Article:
Although, they are rarely spotted on the front rows of fashion shows and usually favour discretion when placing orders and managing their investments, wealthy individuals from the Middle East have become the world’s biggest buyers of high-end fashion during the past decade. One may conclude that Arab women drive the world’s fashion business and it is true. Most of the luxury goods producers and worldwide retailers are by now rooted in Dubai and the Arabian Gulf, including the owners of Harrods, Gucci, LV, Prada and more.
This may be surprising to some, given that many Arab women are traditionally kept under wraps and the most you normally see is their abaya, which in recent years underwent transformations and it is no longer simply black. However, their lifestyle and social calendars consist of many weddings, private parties and dedicated social events. Such dynamics create much higher demand for couture than the one witnessed among European and North American socialites, who usually dress up for occasional charity ball, or rare high society party.
Wearing the same dress twice is not an option for high profile personalities in the Arab world. In their small and often closed circles, members know each other well. Their stylists, assistants and even housemaids will remember every single minor detail of the outfits of others.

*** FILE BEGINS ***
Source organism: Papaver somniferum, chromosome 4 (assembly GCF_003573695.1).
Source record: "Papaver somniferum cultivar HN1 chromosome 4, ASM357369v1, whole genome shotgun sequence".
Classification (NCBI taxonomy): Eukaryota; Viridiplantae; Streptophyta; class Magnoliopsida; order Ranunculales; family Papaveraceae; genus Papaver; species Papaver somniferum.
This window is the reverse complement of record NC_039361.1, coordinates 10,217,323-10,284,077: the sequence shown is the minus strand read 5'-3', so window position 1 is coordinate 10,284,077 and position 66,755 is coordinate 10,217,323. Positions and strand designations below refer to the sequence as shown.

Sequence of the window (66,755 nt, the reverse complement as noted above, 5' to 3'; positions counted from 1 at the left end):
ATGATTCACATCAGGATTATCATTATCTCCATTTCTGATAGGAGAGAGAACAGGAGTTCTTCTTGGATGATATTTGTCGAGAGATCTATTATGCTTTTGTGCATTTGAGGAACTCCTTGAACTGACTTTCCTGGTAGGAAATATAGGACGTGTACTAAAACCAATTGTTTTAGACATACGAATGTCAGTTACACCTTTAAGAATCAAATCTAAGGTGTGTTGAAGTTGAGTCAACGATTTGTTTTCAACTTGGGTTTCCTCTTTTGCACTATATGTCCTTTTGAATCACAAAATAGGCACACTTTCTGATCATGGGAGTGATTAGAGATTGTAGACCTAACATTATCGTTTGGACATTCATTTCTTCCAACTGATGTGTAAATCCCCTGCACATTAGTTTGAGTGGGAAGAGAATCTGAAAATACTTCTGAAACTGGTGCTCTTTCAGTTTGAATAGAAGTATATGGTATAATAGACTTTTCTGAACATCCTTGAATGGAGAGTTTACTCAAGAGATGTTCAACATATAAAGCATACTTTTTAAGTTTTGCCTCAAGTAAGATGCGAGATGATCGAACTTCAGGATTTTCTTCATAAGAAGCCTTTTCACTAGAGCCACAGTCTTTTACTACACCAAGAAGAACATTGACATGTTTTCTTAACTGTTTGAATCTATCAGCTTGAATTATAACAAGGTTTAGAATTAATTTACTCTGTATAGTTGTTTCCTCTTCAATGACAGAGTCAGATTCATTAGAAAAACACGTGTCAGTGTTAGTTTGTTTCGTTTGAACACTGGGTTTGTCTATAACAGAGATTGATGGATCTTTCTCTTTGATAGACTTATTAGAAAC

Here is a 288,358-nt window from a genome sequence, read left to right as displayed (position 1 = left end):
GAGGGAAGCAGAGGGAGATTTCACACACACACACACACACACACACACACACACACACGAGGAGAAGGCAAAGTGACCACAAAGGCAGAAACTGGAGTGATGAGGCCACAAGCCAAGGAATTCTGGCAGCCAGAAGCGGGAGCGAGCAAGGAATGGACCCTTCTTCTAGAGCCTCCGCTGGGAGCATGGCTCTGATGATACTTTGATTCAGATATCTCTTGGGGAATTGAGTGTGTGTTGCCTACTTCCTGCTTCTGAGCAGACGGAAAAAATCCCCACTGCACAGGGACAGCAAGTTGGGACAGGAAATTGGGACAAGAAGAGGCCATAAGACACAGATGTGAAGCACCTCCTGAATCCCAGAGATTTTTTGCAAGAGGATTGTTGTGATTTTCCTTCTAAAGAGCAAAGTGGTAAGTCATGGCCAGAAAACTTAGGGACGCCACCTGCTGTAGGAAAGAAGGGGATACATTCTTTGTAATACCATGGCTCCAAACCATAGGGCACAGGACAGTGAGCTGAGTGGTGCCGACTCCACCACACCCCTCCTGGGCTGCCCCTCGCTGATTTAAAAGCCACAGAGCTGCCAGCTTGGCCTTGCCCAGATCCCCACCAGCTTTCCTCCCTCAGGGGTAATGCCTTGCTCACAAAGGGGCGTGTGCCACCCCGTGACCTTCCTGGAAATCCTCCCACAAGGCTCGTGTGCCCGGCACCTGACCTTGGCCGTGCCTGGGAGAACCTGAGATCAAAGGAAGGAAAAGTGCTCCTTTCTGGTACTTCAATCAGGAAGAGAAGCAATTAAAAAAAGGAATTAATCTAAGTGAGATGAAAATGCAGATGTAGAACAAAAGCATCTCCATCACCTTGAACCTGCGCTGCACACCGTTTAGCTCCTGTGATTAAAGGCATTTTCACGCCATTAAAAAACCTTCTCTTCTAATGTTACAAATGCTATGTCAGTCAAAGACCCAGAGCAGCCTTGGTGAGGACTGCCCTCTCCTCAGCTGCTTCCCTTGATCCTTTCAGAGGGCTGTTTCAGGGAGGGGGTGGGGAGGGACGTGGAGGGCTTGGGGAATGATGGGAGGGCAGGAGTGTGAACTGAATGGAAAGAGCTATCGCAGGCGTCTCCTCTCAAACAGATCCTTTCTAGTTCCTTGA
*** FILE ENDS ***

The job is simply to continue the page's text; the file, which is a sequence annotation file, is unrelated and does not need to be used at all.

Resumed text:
Traditional buyers of exclusive designer clothes tend to include members of rich industrial or royal families and high net worth expatriates. The biggest buyers of haute couture today are nationals of the United Arab Emirates and Saudis, Kuwaitis, Qataris who do not hesitate to spend $75,000 on a low-cleavage silk dress for an event where no men will be present.
All the royal families of the Middle East are customers of fashion houses like Christian Dior and Chanel. Arab women are also top buyers of luxury goods at Emanuel Ungaro, Donna Karan, Oscar de la Renta, Marc Jacobs and other established fashion brands. Middle Eastern customers have also recently shown growing support for Lebanese designers such as Elie Saab and Zuhair Murad. The both have opened boutiques in Dubai in order to be closer to their clientele.
Fashion executives predict the Middle East is likely to remain the top couture client for the foreseeable future if the economic environment continue deteriorating in Europe. The luxury goods industry has not been hit by the most recent global deflation, but some analysts fear it will not come out of the downturn unscathed.